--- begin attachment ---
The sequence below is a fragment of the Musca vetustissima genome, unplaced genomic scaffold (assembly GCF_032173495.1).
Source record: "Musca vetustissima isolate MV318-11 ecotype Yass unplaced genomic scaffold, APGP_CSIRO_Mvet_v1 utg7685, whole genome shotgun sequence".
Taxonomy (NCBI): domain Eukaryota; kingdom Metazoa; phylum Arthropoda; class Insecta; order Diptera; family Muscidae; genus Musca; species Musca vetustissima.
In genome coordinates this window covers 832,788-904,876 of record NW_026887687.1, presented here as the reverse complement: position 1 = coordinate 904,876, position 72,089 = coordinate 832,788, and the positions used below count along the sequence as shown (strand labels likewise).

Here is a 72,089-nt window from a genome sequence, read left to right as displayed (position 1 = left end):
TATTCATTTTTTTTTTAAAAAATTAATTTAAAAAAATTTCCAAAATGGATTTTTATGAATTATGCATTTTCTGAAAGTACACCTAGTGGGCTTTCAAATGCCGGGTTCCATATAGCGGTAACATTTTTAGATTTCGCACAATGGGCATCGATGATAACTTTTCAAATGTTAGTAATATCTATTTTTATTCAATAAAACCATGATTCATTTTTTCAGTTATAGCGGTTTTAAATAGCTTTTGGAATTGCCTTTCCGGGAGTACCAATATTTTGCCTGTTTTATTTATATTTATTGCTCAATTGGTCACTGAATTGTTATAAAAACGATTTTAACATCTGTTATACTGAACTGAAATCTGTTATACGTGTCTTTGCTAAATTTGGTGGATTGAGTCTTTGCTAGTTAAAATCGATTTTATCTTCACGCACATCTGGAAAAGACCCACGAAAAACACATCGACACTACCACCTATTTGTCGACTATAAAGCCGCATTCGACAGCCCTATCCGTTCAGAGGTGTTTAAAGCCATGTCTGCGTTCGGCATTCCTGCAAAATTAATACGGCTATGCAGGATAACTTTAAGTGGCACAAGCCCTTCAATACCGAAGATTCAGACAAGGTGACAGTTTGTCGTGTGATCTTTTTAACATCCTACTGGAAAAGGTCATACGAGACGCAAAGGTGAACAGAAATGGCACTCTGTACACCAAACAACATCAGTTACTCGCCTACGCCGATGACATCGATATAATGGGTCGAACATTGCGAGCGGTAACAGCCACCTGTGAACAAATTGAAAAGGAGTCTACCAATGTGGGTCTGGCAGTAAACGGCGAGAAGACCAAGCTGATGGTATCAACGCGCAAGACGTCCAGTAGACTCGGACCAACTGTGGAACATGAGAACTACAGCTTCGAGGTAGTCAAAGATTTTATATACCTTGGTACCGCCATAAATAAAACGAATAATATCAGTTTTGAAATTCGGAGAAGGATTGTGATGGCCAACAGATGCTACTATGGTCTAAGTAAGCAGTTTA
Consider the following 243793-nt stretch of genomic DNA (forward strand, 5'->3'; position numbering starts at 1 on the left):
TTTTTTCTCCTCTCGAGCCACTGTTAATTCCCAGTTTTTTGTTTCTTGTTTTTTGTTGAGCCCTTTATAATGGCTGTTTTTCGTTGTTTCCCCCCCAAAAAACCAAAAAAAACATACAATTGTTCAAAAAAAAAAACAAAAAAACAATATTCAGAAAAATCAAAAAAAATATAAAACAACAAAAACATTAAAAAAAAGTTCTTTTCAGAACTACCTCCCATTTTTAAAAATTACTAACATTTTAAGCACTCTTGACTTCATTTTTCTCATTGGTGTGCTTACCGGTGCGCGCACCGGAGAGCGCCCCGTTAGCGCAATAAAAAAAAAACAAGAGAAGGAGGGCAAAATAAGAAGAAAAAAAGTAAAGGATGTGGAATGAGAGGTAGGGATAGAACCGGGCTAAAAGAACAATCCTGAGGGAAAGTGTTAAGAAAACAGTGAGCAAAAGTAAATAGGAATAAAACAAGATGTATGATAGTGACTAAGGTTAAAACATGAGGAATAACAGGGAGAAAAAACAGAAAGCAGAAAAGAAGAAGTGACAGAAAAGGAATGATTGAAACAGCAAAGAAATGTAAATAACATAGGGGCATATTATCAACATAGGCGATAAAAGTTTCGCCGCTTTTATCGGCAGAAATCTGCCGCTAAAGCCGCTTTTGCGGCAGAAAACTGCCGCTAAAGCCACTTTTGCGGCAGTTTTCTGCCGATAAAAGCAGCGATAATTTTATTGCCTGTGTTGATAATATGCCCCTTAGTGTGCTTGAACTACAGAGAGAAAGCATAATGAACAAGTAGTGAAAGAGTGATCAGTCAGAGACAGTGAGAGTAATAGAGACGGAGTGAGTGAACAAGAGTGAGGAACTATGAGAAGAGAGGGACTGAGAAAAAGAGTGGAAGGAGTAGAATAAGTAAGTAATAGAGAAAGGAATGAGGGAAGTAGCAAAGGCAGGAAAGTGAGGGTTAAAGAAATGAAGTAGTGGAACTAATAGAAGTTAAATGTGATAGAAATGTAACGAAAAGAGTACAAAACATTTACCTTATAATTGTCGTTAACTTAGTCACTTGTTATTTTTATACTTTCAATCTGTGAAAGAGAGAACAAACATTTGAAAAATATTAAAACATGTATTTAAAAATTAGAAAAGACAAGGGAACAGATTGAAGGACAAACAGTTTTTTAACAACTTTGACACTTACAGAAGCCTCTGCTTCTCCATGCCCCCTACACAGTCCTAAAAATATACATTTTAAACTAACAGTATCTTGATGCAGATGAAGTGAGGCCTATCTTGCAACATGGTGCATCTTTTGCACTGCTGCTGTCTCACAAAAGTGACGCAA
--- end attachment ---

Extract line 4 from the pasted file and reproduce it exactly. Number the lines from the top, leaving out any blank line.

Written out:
In genome coordinates this window covers 832,788-904,876 of record NW_026887687.1, presented here as the reverse complement: position 1 = coordinate 904,876, position 72,089 = coordinate 832,788, and the positions used below count along the sequence as shown (strand labels likewise).